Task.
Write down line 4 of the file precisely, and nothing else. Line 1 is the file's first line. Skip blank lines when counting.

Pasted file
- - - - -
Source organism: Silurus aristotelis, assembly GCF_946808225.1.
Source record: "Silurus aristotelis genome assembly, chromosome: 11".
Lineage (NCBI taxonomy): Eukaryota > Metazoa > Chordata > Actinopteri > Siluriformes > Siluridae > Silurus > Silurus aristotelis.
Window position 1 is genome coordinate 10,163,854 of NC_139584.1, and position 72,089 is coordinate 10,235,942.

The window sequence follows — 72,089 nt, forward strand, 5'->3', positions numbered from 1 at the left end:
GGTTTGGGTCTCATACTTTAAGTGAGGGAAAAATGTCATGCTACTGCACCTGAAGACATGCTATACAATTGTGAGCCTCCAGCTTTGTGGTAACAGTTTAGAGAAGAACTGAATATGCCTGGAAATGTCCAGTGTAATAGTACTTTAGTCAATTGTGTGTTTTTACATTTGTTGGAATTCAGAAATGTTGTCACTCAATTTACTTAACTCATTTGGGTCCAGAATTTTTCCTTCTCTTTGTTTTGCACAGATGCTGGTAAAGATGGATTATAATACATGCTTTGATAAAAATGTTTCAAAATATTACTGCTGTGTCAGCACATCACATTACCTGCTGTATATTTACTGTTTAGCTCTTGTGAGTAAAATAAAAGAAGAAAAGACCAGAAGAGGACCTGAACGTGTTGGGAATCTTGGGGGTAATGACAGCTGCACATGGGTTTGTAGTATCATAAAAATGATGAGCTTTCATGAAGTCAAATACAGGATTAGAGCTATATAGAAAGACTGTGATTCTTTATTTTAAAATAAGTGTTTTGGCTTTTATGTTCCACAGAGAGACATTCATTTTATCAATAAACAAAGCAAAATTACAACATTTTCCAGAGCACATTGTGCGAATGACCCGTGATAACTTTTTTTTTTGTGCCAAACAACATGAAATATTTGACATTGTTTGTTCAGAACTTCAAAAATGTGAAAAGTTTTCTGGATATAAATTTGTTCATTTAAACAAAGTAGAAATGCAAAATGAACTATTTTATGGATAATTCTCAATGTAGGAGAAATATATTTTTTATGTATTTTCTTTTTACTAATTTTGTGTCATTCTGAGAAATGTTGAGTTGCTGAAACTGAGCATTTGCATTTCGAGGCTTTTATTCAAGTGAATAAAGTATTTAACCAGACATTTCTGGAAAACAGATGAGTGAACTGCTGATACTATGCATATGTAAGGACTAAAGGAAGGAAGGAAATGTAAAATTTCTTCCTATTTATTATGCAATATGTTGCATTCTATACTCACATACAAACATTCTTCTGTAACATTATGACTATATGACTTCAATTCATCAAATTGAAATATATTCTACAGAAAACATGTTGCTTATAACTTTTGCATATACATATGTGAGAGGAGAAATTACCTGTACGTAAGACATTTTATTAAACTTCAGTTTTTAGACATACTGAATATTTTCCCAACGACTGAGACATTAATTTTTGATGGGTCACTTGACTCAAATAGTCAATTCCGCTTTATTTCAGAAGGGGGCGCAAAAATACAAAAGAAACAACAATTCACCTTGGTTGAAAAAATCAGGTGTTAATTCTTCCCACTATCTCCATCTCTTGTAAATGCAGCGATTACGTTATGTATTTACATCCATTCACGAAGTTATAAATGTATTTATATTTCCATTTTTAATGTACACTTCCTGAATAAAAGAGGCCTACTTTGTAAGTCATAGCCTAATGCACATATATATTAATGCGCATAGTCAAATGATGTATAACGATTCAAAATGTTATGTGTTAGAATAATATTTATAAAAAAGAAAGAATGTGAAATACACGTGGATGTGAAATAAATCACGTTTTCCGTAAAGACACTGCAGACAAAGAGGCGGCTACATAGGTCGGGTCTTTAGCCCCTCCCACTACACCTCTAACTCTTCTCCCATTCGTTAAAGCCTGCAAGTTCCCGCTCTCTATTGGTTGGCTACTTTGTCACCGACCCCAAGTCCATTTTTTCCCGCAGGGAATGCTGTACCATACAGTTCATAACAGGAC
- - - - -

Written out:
Window position 1 is genome coordinate 10,163,854 of NC_139584.1, and position 72,089 is coordinate 10,235,942.